Performance and OBIEE – part I – Introduction
Performance matters. Performance really matters. And performance can actually be easy, but it takes some thinking about. It can’t be brute-forced, or learnt by rote, or solved in a list of Best Practices, Silver Bullets and fairy dust.
The problem with performance is that it is too easy to guess and sometimes strike lucky, to pick at a “Best Practice Tuning” setting that by chance matches an issue on your system. This leads people down the path of thinking that performance is just about tweaking parameters, tuning settings, and twiddling knobs. The trouble with trusting this magic beans approach is that down this path leads wasted time, system instability, uncertainty, and insanity. Your fix that worked on another system might work this time, or a setting you find in a “Best Practice” document might work. But would it not be better to know that it would?
I wanted to write this series of posts as a way of getting onto paper how I think analysing and improving performance in OBIEE should be done and why. It is intended to address the very basic question of how do we improve the performance of OBIEE. Lots of people work with OBIEE, and many of them will have lots of ideas about performance, but not all have a clear picture of how to empirically test and improve performance.
Why does performance matter?
Why does performance matter? Why are some people (me) so obsessed with testing and timing and tuning things? Can’t we just put the system live and see how it goes, since it seems fast enough in Dev?…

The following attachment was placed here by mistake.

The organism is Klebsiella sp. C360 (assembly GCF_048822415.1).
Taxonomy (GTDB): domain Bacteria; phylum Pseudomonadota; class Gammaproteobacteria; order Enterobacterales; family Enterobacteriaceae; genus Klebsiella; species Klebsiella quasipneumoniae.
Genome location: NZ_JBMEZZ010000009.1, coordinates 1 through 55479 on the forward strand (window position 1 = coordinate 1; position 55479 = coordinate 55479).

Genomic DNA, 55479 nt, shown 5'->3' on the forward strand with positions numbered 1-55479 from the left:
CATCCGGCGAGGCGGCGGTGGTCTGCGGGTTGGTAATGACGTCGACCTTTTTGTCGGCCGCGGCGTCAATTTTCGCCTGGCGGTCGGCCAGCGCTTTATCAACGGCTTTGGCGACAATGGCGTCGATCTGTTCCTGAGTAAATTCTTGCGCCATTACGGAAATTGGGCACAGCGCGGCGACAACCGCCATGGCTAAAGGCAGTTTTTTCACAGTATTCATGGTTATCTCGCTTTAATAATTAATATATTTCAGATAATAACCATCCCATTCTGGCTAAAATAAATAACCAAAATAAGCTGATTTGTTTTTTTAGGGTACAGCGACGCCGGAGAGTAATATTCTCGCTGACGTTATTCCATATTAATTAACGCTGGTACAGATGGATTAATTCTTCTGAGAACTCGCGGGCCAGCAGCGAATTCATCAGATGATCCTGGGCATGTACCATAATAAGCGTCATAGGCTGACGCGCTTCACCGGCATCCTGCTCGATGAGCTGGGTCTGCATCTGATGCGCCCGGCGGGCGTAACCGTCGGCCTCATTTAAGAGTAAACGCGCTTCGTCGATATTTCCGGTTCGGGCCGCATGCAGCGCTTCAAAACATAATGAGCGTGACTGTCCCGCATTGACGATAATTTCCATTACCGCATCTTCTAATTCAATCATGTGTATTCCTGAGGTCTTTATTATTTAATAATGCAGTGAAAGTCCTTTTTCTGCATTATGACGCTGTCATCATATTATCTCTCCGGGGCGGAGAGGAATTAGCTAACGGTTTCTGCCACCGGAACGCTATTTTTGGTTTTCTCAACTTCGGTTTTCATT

Why performance matters to a project’s success
- Slow systems upset users. No-one likes to be kept waiting. If you’re withdrawing cash from an ATM, you’re going to be quite cross if it takes five minutes. In fact, a pause of five seconds will probably get you fidgeting.
Once users dislike a system, regaining their favour is an uphill battle. “Trust is hard to win and easily lost”. One of the things about performance is perception of speed, and if a user has decided a system is slow you will have to work twice as hard to get them to simply recognise a small improvement. You not only have to fix the performance problem, you also have to win round the user again and prove that it is genuinely faster.
- From a cost point of view, poorly performing systems are inefficient:
- They waste hardware resource, increasing the machine capacity required, decreasing the time between hardware upgrades
- They cost more to support, particularly as performance bottlenecks can cause unpredictable stability issues
- They cost more to maintain, in two ways. Firstly, each quick-win used in an attempt to resolve the problem will probably add to the complexity or maintenance overhead of the system. Secondly, a proper resolution of the problem may involve a redesign on such a scale that it can become a rewrite of the entire system in all but name.